Which Song do I Post: Orlando, Baton Rouge, Falcon Heights, Dallas?

The last time I posted something about relations with the police was not the best of times:   that was in December 2015 when the first of the six police officers indicted in the death of Freddie Gray was cleared due to a mistrial.   Well, if you've been paying attention, you know that now we're "three for three":  since December 2015 two other officers have been acquitted.

That, however, is not why I'm here.  Why AM I here, you may ask?   Well, while it's ain't exactly clear, there's something happening here in the United States of America.



This one, by Buffalo Springfield, seems to be the most appropriate.    Why?   Well, let's look at the last forty-eight hours in our great nation.    While I COULD recap, I'll simply start by reposting (of course, posts are now edited to include information SHOULD anyone have found themselves not paying attention).

1.   July 6, 2016.
So...Baton Rouge.   As we watch the videos, let's contrast the apprehension (and execution) of Alton Sterling to that of Dylann Roof.   Remember him?   Dylann Roof, the young man who shot and confessed to shooting - murdering - nine people at Emmanuel AME Church in Charleston last year.   While there are "questions" surrounding Mr. Sterling's dealings with the police (watch the videos - he was assassinated), let us not forget that Mr. Roof was apprehended alive, placed in a bulletproof vest, and taken to Burger King.

Apprehended alive.   Meanwhile, in Baton Rouge....

#AltonSterling
*that's all for today*


2.   July 7, 2016
So:    Falcon Heights, Minnesota.   Shall we discuss the fact that the deceased was obeying the officer's orders when he was shot WHILE IN HIS CAR, with both is girlfriend and a four-year-old child watching?   shall we discuss the fact that his girlfriend, a very brave woman, remained incredibly articulate as she shared footage LIVE via Facebook (if you're curious, the video in which this woman watched the love of her life BLEED OUT is still circulating)?

Shall we discuss that Louisiana is an open carry state and that the deceased in Minnesota WAS licensed to carry his firearm?  Shall we discuss that neither of the deceased at any time brandished their respective firearms at the policeman who, well...does it even need to be said atain?

I don't think we have to be reminded that Dylann Roof was apprehended alive, fitted with a bulletproof vest, and taken to Burger King - do we?

Do we need to discuss that this was the SECOND in less than twenty-four hours?
#philandocastille
*that's all for today*

3.   So:   Dallas, Texas.
Dallas, Texas.    One of the many cities in which there was a LARGE demonstration in response to the unreasonably vicious disregard for human life evident in the murders of Alton Sterling and Philando Castille.  THIS one, however, ended with savage attacks against the Dallas police and has (at present writing) resulted in the death of FIVE officers , the injury of six others, and a civilian injury.

How many memories of Dallas do I have?   The most present and most gruesome being when, after five days in the Louisiana Superdome, New Orleans Basketball Arena, and the basement of the Hyatt Hotel, I arrived in Dallas in a post-Katrina ten-hour bus caravan.   More on that at another time.   The second is from 2010 when I was able to attend the National Performance Network Annual Meeting.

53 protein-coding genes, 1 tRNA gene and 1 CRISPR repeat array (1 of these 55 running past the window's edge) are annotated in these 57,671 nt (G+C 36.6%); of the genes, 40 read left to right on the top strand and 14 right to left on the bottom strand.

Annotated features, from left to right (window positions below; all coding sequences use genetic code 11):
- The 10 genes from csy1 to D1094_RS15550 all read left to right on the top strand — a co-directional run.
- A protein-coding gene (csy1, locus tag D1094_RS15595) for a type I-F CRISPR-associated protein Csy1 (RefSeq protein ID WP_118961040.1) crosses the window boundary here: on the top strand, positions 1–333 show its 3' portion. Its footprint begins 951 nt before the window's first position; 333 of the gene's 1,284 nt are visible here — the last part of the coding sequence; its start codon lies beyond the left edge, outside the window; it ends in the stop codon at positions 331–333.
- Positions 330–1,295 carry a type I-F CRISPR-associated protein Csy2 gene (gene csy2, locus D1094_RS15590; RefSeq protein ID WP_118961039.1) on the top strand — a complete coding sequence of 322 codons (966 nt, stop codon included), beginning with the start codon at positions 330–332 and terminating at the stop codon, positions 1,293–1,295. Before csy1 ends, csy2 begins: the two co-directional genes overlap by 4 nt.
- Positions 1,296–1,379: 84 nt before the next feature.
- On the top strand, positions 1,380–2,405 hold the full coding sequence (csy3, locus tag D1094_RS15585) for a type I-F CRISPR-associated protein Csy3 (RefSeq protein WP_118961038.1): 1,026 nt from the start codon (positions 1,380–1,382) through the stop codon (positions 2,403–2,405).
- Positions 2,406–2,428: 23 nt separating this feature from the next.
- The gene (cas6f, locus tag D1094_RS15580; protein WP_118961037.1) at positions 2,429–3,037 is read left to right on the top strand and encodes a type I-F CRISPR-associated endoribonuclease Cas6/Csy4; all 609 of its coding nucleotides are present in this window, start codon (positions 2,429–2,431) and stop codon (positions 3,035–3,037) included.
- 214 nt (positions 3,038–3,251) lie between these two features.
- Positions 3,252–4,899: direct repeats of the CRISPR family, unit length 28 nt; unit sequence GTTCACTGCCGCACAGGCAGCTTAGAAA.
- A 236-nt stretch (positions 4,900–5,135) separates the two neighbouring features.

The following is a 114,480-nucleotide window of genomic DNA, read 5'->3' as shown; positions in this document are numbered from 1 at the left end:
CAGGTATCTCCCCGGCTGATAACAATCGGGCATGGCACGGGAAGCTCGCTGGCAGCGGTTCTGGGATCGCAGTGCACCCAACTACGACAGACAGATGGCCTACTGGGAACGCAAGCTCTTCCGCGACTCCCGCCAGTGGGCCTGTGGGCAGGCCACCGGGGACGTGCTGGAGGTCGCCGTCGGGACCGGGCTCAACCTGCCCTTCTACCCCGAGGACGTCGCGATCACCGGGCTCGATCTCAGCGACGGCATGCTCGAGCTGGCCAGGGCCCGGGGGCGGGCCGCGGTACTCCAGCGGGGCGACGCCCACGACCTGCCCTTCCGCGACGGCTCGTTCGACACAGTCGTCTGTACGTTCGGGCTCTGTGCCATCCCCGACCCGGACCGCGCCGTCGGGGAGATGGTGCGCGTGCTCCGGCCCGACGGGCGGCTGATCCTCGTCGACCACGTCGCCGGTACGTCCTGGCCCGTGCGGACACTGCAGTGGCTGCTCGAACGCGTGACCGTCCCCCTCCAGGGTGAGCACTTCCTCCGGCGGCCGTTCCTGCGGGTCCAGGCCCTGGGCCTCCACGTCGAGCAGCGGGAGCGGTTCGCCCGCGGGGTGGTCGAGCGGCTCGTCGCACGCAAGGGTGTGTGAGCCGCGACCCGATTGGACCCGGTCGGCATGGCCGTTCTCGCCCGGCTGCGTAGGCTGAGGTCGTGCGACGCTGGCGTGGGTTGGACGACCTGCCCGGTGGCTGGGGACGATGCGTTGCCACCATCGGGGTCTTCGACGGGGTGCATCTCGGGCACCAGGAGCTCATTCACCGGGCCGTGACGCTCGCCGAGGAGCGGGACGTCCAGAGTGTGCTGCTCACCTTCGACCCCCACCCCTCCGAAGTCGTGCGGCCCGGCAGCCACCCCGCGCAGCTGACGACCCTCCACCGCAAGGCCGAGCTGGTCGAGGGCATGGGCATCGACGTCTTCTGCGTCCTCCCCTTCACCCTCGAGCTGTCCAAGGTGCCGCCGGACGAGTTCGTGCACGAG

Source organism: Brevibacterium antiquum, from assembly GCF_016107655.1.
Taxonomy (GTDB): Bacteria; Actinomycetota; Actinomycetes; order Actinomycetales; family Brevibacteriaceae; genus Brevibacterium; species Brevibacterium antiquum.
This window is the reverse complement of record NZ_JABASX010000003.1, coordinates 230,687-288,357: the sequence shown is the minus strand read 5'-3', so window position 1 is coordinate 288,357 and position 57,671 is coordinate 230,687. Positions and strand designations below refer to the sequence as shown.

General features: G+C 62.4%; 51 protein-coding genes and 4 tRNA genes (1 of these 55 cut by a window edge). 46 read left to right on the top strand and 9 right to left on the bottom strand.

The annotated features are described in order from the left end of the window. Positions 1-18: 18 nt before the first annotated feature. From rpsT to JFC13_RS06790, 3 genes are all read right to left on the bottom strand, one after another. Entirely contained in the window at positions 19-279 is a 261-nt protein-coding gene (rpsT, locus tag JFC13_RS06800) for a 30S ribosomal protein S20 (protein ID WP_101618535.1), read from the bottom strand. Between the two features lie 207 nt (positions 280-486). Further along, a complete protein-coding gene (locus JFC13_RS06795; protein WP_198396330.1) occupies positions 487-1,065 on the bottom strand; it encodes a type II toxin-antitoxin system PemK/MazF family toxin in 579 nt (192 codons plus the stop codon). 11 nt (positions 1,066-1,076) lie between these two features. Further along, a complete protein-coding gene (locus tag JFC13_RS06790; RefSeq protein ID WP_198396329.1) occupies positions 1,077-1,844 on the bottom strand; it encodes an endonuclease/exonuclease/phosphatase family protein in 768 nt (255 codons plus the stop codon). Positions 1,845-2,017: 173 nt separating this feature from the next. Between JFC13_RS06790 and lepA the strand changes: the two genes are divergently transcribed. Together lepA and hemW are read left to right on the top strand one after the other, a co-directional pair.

All of that is a big WHATEVER, though, as I am deeply disturbed.    Someone - a group, perhaps? - found out about a Black Lives Matter demonstration taking place in Dallas and decided to take the law into his (or their) own hands last night.   Snipers.   Five police officers dead.   This was NOT the work of a "loose cannon":   with five policemen dead, it is more than safe to say that whoever the assailants were, they were well trained.  I shall not speculate, but I remember a poem titled "Earth" in which one of the subjects said "the fact that they did that shows that there were intelligent people living there".   I'll find the poem, but think about it.    What we just witnessed was NOT a part of the Black Lives Matter demonstration (as further evidenced by reports in the news).    This was a coordinated attack against the police by skillful, well-trained shooters whose intention was to besmirch the Black Lives Matter movement.
With that, we're WAY past gun control.   Far, far, FAR away....

While news reports are saying that three people in Dallas are in custody and a fourth suspect "neutralized", let's look at this - and let's look at it in the lens of what happened in Orlando and what COULD have happened in West Hollywood just a few weeks ago:

June 12, 2016:
Twice in less than twenty-four hours attacks against the LGBTQ community were brewing.   Fortunately, the one in Los Angeles was stopped before it could start.   Sadly, however last night's Orlando tragedy will stay in our hearts and minds.   

TWICE - in less than twenty-four hours.   Less than ONE year after the Supreme Court ruled that states must allow and recognize same-sex marriage.   It's time to revisit Larry Kramer's 2004 Cooper Union speech again (for those who are truly interested, the title of said speech is "The Tragedy of Today's Gays", and it's a darned good read.   Mr. Kramer pulls no punches, and everyone in indicted for good reason).
TWICE - think about it....and while Marco Rubio has declared the assailant in the Orlando massacre "the new face of the war on terror", shall we see an elected official call these premeditated attacks on the LGBT community exactly what they were?   Furthermore...will ANYONE step up and call these attacks exactly what they were to be - targeted mass murder of gay people?